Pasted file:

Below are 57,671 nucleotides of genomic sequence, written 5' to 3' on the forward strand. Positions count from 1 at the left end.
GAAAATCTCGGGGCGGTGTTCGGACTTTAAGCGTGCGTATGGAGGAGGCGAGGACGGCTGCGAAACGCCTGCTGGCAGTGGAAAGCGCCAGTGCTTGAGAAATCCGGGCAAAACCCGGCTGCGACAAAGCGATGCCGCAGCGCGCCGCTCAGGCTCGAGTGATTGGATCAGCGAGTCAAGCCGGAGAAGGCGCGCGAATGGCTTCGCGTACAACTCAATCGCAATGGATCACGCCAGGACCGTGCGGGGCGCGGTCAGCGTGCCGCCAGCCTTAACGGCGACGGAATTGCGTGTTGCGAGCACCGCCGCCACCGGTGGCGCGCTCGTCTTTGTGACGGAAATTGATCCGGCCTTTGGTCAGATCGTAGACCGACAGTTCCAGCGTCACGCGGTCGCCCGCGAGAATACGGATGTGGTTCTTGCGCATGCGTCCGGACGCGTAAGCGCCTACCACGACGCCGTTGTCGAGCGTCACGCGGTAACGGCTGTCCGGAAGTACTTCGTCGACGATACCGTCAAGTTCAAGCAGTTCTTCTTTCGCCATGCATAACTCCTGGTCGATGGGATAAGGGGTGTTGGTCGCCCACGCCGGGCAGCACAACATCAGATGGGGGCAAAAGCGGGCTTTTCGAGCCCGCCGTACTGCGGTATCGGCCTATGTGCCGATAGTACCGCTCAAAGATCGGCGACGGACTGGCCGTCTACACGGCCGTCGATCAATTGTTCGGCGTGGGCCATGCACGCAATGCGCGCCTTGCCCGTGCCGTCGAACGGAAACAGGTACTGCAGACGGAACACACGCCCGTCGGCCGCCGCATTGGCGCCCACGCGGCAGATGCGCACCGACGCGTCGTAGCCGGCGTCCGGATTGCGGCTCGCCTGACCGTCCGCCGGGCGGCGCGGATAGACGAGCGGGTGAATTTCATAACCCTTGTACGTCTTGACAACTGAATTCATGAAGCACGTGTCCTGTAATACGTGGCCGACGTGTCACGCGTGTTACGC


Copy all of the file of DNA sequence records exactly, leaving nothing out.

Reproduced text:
Below are 57,671 nucleotides of genomic sequence, written 5' to 3' on the forward strand. Positions count from 1 at the left end.
GAAAATCTCGGGGCGGTGTTCGGACTTTAAGCGTGCGTATGGAGGAGGCGAGGACGGCTGCGAAACGCCTGCTGGCAGTGGAAAGCGCCAGTGCTTGAGAAATCCGGGCAAAACCCGGCTGCGACAAAGCGATGCCGCAGCGCGCCGCTCAGGCTCGAGTGATTGGATCAGCGAGTCAAGCCGGAGAAGGCGCGCGAATGGCTTCGCGTACAACTCAATCGCAATGGATCACGCCAGGACCGTGCGGGGCGCGGTCAGCGTGCCGCCAGCCTTAACGGCGACGGAATTGCGTGTTGCGAGCACCGCCGCCACCGGTGGCGCGCTCGTCTTTGTGACGGAAATTGATCCGGCCTTTGGTCAGATCGTAGACCGACAGTTCCAGCGTCACGCGGTCGCCCGCGAGAATACGGATGTGGTTCTTGCGCATGCGTCCGGACGCGTAAGCGCCTACCACGACGCCGTTGTCGAGCGTCACGCGGTAACGGCTGTCCGGAAGTACTTCGTCGACGATACCGTCAAGTTCAAGCAGTTCTTCTTTCGCCATGCATAACTCCTGGTCGATGGGATAAGGGGTGTTGGTCGCCCACGCCGGGCAGCACAACATCAGATGGGGGCAAAAGCGGGCTTTTCGAGCCCGCCGTACTGCGGTATCGGCCTATGTGCCGATAGTACCGCTCAAAGATCGGCGACGGACTGGCCGTCTACACGGCCGTCGATCAATTGTTCGGCGTGGGCCATGCACGCAATGCGCGCCTTGCCCGTGCCGTCGAACGGAAACAGGTACTGCAGACGGAACACACGCCCGTCGGCCGCCGCATTGGCGCCCACGCGGCAGATGCGCACCGACGCGTCGTAGCCGGCGTCCGGATTGCGGCTCGCCTGACCGTCCGCCGGGCGGCGCGGATAGACGAGCGGGTGAATTTCATAACCCTTGTACGTCTTGACAACTGAATTCATGAAGCACGTGTCCTGTAATACGTGGCCGACGTGTCACGCGTGTTACGC